Photographer Mike Olbinski chases storms throughout his native Arizona and further afield, capturing lightning, tornadoes and dramatic cloud formations in images that convey the awesome power and beauty of nature. A new book, Storm Chaser, gathers 100 of his most breathtaking images. He says he had always been interested in storms and would travel thousands of miles every year, chasing the big supercells and tornadoes that appear on the central plains of the United States each spring.
"But in 2011 my life changed," he says, "On 5 July I received a text with a photo of a dust storm rolling into the Phoenix area from the southeast. The day before I had just started practising time lapse photography and when I heard about a dust storm heading my way, I grabbed my gear and headed to a parking garage down the street. I thought that a time-lapse of a dust storm over the city would really give people an idea of how large these things can be.
"As I pulled up to the top of the parking garage, my jaw dropped. The sky before me was unlike anything I'd ever seen. A massive wall of dust was headed my way. Not the normal dust storms you tend to see out here. No, this was like the end of the world. The wall was dense, thick and as tall as the clouds. It looked like a scene from the movie Independence Day. The National Weather Service would later say it was over 100 miles wide and a mile high."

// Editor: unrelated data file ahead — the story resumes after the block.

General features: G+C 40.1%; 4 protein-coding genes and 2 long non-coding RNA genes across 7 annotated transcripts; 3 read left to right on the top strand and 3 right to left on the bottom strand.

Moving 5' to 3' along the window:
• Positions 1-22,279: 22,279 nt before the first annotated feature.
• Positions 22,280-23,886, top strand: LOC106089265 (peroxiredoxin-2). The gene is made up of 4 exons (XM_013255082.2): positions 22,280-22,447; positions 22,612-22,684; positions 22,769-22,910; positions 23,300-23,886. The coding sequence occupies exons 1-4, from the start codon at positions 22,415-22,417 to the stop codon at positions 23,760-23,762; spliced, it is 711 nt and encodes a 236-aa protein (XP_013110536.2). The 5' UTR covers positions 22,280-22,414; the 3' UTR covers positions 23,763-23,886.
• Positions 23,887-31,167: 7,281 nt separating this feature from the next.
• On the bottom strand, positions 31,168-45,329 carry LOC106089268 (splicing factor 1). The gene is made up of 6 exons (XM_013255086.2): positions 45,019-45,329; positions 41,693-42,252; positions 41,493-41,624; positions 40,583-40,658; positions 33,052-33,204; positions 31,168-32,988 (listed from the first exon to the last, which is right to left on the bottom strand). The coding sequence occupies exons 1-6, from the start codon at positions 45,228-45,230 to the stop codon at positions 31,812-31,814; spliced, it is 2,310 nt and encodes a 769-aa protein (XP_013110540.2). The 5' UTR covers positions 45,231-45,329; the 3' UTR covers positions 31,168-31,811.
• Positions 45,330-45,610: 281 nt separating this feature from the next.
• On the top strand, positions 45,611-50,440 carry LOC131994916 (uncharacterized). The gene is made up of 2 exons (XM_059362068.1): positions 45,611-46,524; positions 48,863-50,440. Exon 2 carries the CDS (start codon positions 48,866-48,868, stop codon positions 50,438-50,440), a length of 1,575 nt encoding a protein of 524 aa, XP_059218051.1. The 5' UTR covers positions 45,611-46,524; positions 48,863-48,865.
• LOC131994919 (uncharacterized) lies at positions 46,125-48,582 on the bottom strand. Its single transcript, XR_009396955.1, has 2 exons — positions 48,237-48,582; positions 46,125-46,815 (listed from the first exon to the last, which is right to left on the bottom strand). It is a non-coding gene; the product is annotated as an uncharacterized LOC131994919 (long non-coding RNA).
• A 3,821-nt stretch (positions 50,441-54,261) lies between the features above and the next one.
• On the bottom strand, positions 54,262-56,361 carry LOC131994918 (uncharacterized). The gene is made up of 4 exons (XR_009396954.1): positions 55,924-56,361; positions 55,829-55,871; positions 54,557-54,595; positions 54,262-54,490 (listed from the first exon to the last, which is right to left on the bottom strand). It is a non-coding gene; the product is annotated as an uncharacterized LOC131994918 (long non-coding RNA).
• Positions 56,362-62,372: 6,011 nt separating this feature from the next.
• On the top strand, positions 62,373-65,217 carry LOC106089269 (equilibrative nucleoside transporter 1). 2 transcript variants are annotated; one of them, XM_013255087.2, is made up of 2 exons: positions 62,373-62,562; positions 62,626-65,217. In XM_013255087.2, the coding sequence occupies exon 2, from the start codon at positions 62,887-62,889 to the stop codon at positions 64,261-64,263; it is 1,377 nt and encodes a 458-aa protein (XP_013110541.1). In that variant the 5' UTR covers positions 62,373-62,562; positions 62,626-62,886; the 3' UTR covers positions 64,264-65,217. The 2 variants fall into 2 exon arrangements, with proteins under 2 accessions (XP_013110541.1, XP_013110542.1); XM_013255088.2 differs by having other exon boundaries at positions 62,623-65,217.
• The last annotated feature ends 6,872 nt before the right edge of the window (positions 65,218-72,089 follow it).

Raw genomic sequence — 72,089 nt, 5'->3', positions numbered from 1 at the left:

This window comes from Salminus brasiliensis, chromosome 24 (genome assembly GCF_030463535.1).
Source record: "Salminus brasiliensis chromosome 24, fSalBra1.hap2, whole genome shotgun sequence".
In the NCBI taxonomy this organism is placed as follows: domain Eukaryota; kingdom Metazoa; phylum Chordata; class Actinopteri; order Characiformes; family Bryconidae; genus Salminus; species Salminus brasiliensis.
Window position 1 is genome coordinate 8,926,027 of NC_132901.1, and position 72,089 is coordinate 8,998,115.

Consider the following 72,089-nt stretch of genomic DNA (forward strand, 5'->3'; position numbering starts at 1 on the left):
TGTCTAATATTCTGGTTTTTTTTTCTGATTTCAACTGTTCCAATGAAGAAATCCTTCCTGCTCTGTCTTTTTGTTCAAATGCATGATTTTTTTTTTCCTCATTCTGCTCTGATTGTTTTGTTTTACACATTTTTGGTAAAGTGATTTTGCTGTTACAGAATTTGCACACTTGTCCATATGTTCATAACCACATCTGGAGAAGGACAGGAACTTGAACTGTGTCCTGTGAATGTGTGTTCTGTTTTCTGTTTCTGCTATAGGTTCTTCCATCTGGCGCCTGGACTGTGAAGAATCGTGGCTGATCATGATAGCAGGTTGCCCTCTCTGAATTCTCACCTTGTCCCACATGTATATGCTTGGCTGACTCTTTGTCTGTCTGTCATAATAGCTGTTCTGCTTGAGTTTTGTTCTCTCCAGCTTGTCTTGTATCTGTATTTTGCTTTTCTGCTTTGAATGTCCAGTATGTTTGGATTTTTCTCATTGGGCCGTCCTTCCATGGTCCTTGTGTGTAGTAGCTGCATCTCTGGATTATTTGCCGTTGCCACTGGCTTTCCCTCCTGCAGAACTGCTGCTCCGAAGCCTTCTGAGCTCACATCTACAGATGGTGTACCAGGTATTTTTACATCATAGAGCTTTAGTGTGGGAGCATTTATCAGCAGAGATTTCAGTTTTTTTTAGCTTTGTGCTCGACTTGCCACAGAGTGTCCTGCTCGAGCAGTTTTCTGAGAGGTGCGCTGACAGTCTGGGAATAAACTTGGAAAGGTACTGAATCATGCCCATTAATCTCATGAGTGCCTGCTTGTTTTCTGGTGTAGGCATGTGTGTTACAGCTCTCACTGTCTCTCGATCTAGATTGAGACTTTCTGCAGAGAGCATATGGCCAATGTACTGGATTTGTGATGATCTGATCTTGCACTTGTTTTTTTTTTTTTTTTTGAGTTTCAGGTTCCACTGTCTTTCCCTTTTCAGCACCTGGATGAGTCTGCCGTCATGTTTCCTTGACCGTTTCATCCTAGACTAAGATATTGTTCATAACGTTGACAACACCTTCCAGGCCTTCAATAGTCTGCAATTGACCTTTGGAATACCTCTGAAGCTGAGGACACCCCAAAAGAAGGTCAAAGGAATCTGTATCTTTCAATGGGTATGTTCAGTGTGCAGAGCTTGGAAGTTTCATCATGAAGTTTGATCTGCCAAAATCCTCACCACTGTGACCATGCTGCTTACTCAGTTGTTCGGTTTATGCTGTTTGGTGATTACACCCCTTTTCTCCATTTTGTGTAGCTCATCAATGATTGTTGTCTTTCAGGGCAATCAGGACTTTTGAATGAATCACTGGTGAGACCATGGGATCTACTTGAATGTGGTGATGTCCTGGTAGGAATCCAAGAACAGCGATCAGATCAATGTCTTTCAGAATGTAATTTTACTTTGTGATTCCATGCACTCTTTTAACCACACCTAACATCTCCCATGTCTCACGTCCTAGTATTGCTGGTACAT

"When I got home that night, I put the time-lapse together and posted it on Vimeo. Within a few hours of posting, the video went viral and by that night it was all over the United States – I was even woken up at 5am the next morning by calls from CNN and The Weather Channel. I did interviews with local stations that day and within 36 hours, it was being shared around the world. I remember getting a call from a teacher in the Philippines asking it if it was okay to share the video in her classroom. The most amazing moment though for me was the day when I received a phone call from Al Gore's office, asking if they could use the footage in their climate change presentations. I was absolutely blown away.
"Since then," he says, "my fine art photography and time-lapse work have been seen in countless magazines, productions, commercials, documentaries, movies and many other places. A few years later, a time-lapse I shot of a supercell in Texas even ended up in the movie Thor: The Dark World. That dust storm I photographed on 5 July didn't just get me on the Weather Channel. It propelled my life in a direction that I could only have dreamed about. I'm now a full-time photographer and split my time between shooting weddings and chasing storms."